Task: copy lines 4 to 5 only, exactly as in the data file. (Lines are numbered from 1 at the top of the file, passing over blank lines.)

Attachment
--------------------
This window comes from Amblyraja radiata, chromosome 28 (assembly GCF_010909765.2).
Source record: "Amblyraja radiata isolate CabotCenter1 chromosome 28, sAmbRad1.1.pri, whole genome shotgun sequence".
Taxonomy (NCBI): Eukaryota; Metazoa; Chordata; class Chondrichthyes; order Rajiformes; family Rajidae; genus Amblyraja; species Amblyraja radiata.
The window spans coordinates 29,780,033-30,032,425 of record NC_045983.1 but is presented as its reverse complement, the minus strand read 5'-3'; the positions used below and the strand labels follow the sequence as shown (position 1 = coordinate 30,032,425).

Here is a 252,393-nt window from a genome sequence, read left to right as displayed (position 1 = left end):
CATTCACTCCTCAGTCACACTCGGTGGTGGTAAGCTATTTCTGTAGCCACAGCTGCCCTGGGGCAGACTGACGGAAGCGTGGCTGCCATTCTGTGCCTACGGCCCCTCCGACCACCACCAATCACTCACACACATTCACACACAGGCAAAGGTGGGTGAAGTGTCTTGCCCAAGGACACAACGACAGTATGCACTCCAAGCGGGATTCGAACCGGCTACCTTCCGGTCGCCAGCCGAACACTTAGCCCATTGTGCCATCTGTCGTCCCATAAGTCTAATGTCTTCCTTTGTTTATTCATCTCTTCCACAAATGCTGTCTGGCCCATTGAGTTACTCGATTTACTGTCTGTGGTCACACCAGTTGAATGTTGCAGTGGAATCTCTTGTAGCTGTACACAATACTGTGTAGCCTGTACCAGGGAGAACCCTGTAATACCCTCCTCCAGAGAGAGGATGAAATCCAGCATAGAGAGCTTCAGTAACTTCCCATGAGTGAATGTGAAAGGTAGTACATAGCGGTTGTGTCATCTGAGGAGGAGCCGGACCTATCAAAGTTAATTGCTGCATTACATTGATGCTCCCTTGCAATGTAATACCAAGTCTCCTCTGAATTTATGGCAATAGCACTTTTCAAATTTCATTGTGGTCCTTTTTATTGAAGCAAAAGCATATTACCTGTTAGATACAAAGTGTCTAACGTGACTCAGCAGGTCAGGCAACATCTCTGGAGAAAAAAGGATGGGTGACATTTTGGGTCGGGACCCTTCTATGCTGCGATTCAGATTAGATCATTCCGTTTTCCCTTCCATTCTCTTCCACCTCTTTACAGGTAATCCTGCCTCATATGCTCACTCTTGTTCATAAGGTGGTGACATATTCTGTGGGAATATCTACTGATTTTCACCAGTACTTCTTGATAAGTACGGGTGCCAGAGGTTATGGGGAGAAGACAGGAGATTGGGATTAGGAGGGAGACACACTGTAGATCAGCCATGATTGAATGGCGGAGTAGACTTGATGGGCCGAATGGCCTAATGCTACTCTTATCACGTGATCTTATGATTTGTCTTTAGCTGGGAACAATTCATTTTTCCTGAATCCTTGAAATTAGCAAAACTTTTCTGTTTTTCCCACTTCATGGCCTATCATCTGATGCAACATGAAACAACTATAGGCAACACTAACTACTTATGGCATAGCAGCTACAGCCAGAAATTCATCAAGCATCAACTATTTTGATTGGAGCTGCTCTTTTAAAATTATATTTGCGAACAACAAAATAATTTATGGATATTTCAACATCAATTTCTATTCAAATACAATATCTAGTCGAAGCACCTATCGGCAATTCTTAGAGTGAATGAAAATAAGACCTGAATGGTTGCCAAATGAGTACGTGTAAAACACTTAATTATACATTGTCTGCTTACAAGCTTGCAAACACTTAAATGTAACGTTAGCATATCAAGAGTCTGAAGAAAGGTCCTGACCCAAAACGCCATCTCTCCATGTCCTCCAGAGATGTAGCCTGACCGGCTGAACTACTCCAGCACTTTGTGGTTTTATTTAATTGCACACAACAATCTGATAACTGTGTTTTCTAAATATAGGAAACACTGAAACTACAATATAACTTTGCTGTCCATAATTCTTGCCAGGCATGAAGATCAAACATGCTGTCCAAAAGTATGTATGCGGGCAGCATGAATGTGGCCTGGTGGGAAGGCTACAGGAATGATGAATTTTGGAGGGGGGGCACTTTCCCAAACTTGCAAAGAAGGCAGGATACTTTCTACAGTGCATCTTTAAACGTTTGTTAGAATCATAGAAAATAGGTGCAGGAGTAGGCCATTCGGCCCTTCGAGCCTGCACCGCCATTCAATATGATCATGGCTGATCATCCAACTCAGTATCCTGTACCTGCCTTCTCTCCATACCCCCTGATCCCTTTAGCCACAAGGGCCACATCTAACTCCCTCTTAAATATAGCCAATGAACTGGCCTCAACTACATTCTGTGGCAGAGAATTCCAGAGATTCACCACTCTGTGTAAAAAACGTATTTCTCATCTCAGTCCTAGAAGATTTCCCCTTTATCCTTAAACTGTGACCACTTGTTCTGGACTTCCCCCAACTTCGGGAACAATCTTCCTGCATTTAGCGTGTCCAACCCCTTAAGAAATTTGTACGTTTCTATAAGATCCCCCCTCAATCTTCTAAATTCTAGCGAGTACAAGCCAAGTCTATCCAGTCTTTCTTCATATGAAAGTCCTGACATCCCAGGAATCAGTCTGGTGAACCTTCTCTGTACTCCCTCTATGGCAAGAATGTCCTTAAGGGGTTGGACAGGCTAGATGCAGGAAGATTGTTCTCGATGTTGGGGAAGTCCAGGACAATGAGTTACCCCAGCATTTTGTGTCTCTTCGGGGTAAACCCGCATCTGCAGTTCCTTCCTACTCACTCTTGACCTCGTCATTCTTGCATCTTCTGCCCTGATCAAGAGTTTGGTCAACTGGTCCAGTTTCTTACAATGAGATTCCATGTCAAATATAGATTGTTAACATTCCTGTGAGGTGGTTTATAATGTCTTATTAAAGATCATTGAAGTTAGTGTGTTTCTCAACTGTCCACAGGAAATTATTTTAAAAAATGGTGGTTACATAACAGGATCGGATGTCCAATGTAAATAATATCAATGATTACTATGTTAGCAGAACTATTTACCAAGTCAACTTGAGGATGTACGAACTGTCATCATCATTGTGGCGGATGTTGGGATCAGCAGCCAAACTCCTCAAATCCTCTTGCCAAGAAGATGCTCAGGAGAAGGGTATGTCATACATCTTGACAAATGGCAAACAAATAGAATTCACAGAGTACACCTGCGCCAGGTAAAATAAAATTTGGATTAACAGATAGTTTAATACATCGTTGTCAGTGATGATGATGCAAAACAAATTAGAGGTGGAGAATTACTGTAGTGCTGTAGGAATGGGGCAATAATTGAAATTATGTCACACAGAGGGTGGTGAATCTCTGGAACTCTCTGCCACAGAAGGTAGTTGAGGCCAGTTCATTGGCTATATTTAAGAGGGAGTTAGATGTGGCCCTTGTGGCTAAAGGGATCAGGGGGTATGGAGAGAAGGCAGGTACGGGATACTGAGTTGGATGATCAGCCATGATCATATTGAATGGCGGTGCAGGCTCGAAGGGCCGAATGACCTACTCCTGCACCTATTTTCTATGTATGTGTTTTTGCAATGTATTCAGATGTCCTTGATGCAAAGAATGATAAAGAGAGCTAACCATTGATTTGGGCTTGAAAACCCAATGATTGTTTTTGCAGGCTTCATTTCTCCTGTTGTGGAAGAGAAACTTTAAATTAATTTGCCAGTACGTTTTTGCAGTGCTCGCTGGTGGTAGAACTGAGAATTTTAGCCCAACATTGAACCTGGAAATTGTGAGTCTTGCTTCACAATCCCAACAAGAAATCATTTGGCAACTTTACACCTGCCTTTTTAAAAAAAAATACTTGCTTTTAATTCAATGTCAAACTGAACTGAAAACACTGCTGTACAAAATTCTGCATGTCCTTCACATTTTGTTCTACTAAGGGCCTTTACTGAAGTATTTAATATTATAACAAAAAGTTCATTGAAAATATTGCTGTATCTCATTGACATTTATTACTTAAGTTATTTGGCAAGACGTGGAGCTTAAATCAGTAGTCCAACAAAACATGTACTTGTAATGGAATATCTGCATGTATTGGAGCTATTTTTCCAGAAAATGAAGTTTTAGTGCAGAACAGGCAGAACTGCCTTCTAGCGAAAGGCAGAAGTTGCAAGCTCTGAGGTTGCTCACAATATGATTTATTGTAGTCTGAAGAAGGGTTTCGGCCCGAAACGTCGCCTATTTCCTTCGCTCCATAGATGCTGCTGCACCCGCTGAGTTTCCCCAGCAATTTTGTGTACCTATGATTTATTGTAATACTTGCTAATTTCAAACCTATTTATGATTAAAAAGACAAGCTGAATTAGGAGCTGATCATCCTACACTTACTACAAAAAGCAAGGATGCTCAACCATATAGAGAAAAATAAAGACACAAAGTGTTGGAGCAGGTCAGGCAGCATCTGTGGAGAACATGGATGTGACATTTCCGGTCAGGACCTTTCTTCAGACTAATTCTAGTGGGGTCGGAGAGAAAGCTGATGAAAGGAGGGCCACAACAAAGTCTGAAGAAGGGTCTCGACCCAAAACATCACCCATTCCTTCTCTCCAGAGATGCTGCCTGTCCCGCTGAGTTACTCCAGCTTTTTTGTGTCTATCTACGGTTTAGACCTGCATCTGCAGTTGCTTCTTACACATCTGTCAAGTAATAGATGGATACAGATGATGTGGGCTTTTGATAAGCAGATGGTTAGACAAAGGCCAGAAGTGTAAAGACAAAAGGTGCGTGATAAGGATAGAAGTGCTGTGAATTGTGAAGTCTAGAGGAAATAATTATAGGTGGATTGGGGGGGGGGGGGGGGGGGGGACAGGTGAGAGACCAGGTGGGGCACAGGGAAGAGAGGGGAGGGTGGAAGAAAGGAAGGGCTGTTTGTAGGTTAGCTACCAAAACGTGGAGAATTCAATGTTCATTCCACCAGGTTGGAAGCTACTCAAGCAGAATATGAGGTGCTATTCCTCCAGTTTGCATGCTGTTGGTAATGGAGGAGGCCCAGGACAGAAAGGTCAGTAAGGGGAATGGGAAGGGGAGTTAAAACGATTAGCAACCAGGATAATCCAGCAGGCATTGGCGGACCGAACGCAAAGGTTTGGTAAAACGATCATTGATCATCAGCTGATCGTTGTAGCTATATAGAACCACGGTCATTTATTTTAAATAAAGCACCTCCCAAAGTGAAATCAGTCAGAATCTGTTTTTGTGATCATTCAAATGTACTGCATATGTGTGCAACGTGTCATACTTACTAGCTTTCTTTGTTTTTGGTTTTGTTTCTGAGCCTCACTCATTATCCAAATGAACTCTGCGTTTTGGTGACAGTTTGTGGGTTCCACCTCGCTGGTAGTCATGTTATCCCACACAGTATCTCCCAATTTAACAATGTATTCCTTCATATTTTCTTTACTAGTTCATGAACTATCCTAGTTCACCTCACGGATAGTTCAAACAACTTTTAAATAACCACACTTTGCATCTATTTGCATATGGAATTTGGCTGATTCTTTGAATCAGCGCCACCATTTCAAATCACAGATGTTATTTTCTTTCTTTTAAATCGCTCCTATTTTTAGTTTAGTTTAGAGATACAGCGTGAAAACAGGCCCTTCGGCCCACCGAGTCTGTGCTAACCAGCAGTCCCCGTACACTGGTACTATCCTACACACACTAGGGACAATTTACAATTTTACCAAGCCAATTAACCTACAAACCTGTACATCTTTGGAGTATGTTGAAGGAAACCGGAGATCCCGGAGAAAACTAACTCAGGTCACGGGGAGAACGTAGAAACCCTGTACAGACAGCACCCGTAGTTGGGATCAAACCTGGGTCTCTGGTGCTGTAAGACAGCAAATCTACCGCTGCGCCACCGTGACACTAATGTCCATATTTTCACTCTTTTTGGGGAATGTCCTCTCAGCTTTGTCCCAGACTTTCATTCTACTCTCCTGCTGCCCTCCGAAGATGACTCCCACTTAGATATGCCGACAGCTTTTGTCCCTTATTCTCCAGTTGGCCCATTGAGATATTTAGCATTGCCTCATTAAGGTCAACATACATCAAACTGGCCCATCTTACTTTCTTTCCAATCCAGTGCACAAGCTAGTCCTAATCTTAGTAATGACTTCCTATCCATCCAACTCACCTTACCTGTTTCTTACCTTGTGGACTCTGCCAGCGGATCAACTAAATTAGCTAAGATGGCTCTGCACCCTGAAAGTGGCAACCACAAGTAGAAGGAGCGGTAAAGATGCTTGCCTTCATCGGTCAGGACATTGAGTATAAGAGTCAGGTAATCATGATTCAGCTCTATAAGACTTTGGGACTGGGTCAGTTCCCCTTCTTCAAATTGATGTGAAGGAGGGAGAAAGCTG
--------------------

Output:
The window spans coordinates 29,780,033-30,032,425 of record NC_045983.1 but is presented as its reverse complement, the minus strand read 5'-3'; the positions used below and the strand labels follow the sequence as shown (position 1 = coordinate 30,032,425).

Here is a 252,393-nt window from a genome sequence, read left to right as displayed (position 1 = left end):